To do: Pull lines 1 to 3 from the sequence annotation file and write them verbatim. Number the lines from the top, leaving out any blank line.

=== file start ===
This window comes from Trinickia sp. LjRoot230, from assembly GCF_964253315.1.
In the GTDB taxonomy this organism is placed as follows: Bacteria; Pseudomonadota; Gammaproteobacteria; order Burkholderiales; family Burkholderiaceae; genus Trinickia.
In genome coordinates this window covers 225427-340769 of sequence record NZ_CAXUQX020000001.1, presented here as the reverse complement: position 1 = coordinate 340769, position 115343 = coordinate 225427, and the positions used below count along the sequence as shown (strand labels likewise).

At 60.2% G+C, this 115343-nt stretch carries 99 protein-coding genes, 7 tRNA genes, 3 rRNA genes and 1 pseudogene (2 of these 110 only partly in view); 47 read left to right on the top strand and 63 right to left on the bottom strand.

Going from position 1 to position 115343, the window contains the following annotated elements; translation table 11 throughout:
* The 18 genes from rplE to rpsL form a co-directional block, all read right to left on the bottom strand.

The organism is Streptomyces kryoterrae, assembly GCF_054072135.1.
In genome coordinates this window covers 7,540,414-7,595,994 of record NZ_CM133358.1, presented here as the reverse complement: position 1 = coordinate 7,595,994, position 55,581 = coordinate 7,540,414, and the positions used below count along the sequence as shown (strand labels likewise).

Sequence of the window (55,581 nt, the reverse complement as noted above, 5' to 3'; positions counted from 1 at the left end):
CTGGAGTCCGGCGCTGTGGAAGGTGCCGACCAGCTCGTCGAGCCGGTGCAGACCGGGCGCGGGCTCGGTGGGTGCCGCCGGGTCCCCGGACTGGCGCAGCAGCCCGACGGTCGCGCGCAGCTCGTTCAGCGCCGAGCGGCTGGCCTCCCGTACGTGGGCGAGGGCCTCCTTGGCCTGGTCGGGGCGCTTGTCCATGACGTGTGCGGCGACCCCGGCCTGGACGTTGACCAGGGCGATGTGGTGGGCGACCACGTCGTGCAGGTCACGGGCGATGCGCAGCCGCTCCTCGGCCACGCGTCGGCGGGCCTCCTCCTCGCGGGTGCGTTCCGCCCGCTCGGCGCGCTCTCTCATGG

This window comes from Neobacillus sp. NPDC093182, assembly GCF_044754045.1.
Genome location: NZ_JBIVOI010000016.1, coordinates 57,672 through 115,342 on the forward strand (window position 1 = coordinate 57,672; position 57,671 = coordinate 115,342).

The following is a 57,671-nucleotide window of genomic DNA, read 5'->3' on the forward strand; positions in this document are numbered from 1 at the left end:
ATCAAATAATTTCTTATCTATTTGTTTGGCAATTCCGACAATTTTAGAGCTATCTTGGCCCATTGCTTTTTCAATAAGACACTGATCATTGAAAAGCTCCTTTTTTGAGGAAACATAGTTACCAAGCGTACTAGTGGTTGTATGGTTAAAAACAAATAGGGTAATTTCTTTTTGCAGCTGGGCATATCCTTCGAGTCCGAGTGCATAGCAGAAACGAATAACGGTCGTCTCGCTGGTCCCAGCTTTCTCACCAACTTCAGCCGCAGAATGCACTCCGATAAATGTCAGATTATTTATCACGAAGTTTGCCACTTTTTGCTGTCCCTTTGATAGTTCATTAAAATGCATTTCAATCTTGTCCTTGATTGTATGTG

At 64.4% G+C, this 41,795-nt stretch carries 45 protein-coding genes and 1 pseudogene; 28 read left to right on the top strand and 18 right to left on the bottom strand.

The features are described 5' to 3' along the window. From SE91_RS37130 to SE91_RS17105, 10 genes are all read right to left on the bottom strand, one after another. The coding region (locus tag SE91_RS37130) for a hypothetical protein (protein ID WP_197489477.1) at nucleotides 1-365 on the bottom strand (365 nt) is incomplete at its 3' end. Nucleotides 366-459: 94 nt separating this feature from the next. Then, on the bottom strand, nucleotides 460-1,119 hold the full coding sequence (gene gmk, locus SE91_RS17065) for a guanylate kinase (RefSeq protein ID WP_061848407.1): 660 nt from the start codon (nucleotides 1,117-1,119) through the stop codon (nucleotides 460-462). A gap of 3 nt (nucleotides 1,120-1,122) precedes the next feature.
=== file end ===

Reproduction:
This window comes from Trinickia sp. LjRoot230, from assembly GCF_964253315.1.
In the GTDB taxonomy this organism is placed as follows: Bacteria; Pseudomonadota; Gammaproteobacteria; order Burkholderiales; family Burkholderiaceae; genus Trinickia.
In genome coordinates this window covers 225427-340769 of sequence record NZ_CAXUQX020000001.1, presented here as the reverse complement: position 1 = coordinate 340769, position 115343 = coordinate 225427, and the positions used below count along the sequence as shown (strand labels likewise).